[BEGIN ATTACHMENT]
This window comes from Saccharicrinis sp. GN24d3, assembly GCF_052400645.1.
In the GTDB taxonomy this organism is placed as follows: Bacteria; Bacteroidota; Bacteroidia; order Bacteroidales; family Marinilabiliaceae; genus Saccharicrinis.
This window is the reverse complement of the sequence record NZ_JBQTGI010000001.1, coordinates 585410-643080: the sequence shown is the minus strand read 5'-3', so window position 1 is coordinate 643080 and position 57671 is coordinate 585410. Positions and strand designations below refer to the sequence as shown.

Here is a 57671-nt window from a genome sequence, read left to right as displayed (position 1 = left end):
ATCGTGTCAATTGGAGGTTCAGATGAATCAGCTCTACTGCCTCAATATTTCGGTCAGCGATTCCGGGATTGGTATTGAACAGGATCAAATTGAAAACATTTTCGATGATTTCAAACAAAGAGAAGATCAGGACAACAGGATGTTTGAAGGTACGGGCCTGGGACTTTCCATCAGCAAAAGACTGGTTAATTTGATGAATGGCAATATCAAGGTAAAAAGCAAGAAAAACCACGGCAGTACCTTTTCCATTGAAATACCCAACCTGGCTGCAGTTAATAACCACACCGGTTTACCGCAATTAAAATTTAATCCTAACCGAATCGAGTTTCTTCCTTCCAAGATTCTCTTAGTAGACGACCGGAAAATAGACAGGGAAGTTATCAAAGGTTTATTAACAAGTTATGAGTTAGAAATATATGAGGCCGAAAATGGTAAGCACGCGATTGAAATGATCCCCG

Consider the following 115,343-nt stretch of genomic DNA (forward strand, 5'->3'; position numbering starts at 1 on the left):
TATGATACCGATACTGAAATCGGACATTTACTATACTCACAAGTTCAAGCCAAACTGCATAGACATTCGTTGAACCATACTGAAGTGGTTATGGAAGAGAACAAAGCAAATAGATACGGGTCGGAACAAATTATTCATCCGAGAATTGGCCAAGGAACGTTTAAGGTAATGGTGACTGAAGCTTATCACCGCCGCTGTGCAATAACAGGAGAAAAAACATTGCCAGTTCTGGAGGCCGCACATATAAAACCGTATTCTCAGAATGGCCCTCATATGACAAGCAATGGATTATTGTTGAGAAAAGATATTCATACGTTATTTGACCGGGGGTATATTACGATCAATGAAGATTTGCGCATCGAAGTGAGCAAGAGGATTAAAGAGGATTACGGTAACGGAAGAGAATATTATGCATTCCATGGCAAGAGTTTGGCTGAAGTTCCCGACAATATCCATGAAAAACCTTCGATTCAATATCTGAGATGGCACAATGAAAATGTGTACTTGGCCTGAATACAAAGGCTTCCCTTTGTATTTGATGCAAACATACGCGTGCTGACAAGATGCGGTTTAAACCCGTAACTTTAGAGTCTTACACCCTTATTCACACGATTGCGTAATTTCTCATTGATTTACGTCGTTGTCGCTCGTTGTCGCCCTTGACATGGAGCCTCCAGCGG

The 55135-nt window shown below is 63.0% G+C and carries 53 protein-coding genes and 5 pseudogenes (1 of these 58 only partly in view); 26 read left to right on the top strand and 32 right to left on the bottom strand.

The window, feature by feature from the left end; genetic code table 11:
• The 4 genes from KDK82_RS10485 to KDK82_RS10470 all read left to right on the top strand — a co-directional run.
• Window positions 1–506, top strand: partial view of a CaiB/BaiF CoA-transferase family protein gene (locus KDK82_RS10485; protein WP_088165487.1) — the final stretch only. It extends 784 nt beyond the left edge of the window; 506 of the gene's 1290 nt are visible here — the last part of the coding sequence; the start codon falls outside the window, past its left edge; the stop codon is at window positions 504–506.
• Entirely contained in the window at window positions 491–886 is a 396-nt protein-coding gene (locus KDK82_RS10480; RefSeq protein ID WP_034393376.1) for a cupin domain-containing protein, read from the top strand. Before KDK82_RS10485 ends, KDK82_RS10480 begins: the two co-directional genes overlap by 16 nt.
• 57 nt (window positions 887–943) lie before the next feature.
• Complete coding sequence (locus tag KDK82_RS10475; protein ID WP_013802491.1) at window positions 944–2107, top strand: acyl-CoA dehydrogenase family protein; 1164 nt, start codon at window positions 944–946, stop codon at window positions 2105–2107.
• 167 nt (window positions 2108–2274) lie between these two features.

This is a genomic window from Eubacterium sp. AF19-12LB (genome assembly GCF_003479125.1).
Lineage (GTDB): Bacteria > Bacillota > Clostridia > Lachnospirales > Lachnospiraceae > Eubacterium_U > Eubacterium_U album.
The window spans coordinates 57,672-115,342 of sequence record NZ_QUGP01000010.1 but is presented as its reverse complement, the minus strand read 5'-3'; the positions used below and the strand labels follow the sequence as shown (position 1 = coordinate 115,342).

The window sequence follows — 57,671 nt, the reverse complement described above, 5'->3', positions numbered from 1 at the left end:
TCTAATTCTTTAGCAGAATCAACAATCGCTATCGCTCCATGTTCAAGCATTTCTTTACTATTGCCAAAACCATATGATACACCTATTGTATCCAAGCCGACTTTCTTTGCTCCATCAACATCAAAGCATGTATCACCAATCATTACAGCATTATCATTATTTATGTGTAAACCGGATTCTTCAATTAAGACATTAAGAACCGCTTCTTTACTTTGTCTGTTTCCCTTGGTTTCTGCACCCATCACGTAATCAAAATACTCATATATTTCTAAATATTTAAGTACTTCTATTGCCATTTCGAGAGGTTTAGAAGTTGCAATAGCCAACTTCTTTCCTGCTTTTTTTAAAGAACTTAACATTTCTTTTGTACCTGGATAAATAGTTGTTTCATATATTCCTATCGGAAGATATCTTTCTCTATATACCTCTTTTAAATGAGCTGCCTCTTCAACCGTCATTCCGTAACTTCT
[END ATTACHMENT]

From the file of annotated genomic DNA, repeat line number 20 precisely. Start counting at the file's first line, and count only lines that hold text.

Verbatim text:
TCTAATTCTTTAGCAGAATCAACAATCGCTATCGCTCCATGTTCAAGCATTTCTTTACTATTGCCAAAACCATATGATACACCTATTGTATCCAAGCCGACTTTCTTTGCTCCATCAACATCAAAGCATGTATCACCAATCATTACAGCATTATCATTATTTATGTGTAAACCGGATTCTTCAATTAAGACATTAAGAACCGCTTCTTTACTTTGTCTGTTTCCCTTGGTTTCTGCACCCATCACGTAATCAAAATACTCATATATTTCTAAATATTTAAGTACTTCTATTGCCATTTCGAGAGGTTTAGAAGTTGCAATAGCCAACTTCTTTCCTGCTTTTTTTAAAGAACTTAACATTTCTTTTGTACCTGGATAAATAGTTGTTTCATATATTCCTATCGGAAGATATCTTTCTCTATATACCTCTTTTAAATGAGCTGCCTCTTCAACCGTCATTCCGTAACTTCT